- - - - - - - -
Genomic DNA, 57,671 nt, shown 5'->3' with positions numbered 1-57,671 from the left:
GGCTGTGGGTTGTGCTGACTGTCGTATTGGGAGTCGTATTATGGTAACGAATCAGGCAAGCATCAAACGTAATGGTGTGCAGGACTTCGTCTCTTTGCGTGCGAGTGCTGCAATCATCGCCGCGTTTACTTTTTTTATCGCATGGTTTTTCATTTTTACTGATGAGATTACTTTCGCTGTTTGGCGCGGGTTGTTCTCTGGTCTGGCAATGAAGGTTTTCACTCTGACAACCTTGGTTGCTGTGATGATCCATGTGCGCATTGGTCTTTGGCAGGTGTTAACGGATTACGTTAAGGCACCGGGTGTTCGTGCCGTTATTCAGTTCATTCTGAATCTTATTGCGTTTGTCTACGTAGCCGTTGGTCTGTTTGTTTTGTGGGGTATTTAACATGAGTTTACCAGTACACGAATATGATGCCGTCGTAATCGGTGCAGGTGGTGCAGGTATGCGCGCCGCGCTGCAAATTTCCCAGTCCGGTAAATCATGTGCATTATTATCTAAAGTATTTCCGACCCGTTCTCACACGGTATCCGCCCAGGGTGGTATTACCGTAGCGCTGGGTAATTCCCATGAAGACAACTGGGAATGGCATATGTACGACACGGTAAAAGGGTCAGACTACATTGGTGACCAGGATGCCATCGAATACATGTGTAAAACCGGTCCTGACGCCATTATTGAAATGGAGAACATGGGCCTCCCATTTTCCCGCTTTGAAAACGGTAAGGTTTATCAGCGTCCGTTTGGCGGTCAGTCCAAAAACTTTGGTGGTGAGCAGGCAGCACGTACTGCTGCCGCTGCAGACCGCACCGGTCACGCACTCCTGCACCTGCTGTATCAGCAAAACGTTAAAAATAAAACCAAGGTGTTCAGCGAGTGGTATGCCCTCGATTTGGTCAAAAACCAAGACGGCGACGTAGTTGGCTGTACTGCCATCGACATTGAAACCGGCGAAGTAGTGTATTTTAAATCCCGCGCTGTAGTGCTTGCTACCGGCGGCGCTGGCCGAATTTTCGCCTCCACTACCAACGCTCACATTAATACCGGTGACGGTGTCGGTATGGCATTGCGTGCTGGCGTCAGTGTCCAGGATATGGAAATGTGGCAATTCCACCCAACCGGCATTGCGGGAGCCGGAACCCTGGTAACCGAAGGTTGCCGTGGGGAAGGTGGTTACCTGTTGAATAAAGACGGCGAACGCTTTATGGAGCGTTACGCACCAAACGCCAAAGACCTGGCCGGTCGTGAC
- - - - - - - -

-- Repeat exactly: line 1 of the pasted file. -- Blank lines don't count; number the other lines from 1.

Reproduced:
Genomic DNA, 57,671 nt, shown 5'->3' with positions numbered 1-57,671 from the left: